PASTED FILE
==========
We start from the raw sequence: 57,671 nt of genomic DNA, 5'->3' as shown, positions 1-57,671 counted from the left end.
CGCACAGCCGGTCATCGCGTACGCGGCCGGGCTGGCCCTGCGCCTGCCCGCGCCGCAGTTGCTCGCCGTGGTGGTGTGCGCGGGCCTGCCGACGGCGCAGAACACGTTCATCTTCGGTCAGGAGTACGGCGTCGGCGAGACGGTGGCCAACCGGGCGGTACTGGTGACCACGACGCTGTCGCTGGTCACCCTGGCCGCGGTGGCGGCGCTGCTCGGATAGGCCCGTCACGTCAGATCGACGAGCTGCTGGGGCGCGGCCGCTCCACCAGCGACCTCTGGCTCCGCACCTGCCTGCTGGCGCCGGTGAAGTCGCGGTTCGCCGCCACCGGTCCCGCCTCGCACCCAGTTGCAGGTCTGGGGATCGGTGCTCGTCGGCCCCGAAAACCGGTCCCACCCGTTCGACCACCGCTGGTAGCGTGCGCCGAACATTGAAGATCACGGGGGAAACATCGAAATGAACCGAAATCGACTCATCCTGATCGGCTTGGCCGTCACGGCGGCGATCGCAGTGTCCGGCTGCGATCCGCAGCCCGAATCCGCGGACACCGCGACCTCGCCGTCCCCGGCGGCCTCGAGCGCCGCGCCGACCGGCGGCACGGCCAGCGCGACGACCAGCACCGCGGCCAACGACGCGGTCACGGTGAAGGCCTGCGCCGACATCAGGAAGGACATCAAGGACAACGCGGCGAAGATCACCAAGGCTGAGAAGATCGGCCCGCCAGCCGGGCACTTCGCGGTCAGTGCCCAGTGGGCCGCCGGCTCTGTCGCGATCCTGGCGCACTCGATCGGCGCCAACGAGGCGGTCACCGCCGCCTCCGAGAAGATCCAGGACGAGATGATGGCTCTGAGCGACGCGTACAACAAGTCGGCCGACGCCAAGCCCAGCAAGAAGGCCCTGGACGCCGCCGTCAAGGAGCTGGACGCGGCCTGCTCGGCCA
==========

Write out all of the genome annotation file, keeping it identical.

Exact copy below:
We start from the raw sequence: 57,671 nt of genomic DNA, 5'->3' as shown, positions 1-57,671 counted from the left end.
CGCACAGCCGGTCATCGCGTACGCGGCCGGGCTGGCCCTGCGCCTGCCCGCGCCGCAGTTGCTCGCCGTGGTGGTGTGCGCGGGCCTGCCGACGGCGCAGAACACGTTCATCTTCGGTCAGGAGTACGGCGTCGGCGAGACGGTGGCCAACCGGGCGGTACTGGTGACCACGACGCTGTCGCTGGTCACCCTGGCCGCGGTGGCGGCGCTGCTCGGATAGGCCCGTCACGTCAGATCGACGAGCTGCTGGGGCGCGGCCGCTCCACCAGCGACCTCTGGCTCCGCACCTGCCTGCTGGCGCCGGTGAAGTCGCGGTTCGCCGCCACCGGTCCCGCCTCGCACCCAGTTGCAGGTCTGGGGATCGGTGCTCGTCGGCCCCGAAAACCGGTCCCACCCGTTCGACCACCGCTGGTAGCGTGCGCCGAACATTGAAGATCACGGGGGAAACATCGAAATGAACCGAAATCGACTCATCCTGATCGGCTTGGCCGTCACGGCGGCGATCGCAGTGTCCGGCTGCGATCCGCAGCCCGAATCCGCGGACACCGCGACCTCGCCGTCCCCGGCGGCCTCGAGCGCCGCGCCGACCGGCGGCACGGCCAGCGCGACGACCAGCACCGCGGCCAACGACGCGGTCACGGTGAAGGCCTGCGCCGACATCAGGAAGGACATCAAGGACAACGCGGCGAAGATCACCAAGGCTGAGAAGATCGGCCCGCCAGCCGGGCACTTCGCGGTCAGTGCCCAGTGGGCCGCCGGCTCTGTCGCGATCCTGGCGCACTCGATCGGCGCCAACGAGGCGGTCACCGCCGCCTCCGAGAAGATCCAGGACGAGATGATGGCTCTGAGCGACGCGTACAACAAGTCGGCCGACGCCAAGCCCAGCAAGAAGGCCCTGGACGCCGCCGTCAAGGAGCTGGACGCGGCCTGCTCGGCCA